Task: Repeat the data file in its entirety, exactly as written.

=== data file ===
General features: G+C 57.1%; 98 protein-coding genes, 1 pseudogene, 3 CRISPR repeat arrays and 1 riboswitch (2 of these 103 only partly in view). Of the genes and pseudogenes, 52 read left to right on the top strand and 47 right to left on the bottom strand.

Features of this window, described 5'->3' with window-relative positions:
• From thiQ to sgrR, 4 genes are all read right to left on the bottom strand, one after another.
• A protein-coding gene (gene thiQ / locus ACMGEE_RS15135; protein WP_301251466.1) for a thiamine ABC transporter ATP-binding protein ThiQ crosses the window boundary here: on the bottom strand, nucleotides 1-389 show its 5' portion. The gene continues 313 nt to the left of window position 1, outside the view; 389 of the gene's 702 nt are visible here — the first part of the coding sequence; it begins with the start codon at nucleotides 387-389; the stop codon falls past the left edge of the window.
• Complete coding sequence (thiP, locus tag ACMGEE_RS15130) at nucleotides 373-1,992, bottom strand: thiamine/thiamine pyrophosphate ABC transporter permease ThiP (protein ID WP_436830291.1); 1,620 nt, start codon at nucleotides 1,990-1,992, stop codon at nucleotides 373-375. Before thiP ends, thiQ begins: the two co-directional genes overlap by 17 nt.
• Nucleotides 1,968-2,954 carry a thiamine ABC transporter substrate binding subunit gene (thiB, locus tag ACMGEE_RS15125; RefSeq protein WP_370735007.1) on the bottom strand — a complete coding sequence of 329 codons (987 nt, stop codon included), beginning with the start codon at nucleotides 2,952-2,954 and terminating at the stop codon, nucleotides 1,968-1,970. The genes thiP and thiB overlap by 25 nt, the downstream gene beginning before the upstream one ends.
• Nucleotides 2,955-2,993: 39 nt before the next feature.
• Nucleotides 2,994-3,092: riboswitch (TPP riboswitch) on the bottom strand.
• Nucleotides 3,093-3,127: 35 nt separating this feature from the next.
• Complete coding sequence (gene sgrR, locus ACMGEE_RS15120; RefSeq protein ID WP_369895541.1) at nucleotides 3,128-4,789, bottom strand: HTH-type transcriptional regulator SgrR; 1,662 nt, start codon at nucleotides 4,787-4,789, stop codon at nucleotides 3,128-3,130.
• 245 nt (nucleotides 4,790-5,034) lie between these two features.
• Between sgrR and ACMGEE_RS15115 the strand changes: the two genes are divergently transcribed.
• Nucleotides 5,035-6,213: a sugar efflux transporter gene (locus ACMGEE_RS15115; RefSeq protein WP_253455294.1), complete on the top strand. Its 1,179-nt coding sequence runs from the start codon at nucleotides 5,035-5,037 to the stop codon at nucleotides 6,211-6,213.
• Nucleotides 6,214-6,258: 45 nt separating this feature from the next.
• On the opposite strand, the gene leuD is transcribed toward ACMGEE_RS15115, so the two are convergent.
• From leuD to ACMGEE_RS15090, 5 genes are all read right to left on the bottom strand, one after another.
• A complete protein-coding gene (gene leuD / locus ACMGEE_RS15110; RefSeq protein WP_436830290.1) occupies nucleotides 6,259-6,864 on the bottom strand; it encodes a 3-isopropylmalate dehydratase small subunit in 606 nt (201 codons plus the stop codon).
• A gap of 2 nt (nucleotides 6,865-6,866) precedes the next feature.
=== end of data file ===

General features: G+C 57.1%; 98 protein-coding genes, 1 pseudogene, 3 CRISPR repeat arrays and 1 riboswitch (2 of these 103 only partly in view). Of the genes and pseudogenes, 52 read left to right on the top strand and 47 right to left on the bottom strand.

Features of this window, described 5'->3' with window-relative positions:
• From thiQ to sgrR, 4 genes are all read right to left on the bottom strand, one after another.
• A protein-coding gene (gene thiQ / locus ACMGEE_RS15135; protein WP_301251466.1) for a thiamine ABC transporter ATP-binding protein ThiQ crosses the window boundary here: on the bottom strand, nucleotides 1-389 show its 5' portion. The gene continues 313 nt to the left of window position 1, outside the view; 389 of the gene's 702 nt are visible here — the first part of the coding sequence; it begins with the start codon at nucleotides 387-389; the stop codon falls past the left edge of the window.
• Complete coding sequence (thiP, locus tag ACMGEE_RS15130) at nucleotides 373-1,992, bottom strand: thiamine/thiamine pyrophosphate ABC transporter permease ThiP (protein ID WP_436830291.1); 1,620 nt, start codon at nucleotides 1,990-1,992, stop codon at nucleotides 373-375. Before thiP ends, thiQ begins: the two co-directional genes overlap by 17 nt.
• Nucleotides 1,968-2,954 carry a thiamine ABC transporter substrate binding subunit gene (thiB, locus tag ACMGEE_RS15125; RefSeq protein WP_370735007.1) on the bottom strand — a complete coding sequence of 329 codons (987 nt, stop codon included), beginning with the start codon at nucleotides 2,952-2,954 and terminating at the stop codon, nucleotides 1,968-1,970. The genes thiP and thiB overlap by 25 nt, the downstream gene beginning before the upstream one ends.
• Nucleotides 2,955-2,993: 39 nt before the next feature.
• Nucleotides 2,994-3,092: riboswitch (TPP riboswitch) on the bottom strand.
• Nucleotides 3,093-3,127: 35 nt separating this feature from the next.
• Complete coding sequence (gene sgrR, locus ACMGEE_RS15120; RefSeq protein ID WP_369895541.1) at nucleotides 3,128-4,789, bottom strand: HTH-type transcriptional regulator SgrR; 1,662 nt, start codon at nucleotides 4,787-4,789, stop codon at nucleotides 3,128-3,130.
• 245 nt (nucleotides 4,790-5,034) lie between these two features.
• Between sgrR and ACMGEE_RS15115 the strand changes: the two genes are divergently transcribed.
• Nucleotides 5,035-6,213: a sugar efflux transporter gene (locus ACMGEE_RS15115; RefSeq protein WP_253455294.1), complete on the top strand. Its 1,179-nt coding sequence runs from the start codon at nucleotides 5,035-5,037 to the stop codon at nucleotides 6,211-6,213.
• Nucleotides 6,214-6,258: 45 nt separating this feature from the next.
• On the opposite strand, the gene leuD is transcribed toward ACMGEE_RS15115, so the two are convergent.
• From leuD to ACMGEE_RS15090, 5 genes are all read right to left on the bottom strand, one after another.
• A complete protein-coding gene (gene leuD / locus ACMGEE_RS15110; RefSeq protein WP_436830290.1) occupies nucleotides 6,259-6,864 on the bottom strand; it encodes a 3-isopropylmalate dehydratase small subunit in 606 nt (201 codons plus the stop codon).
• A gap of 2 nt (nucleotides 6,865-6,866) precedes the next feature.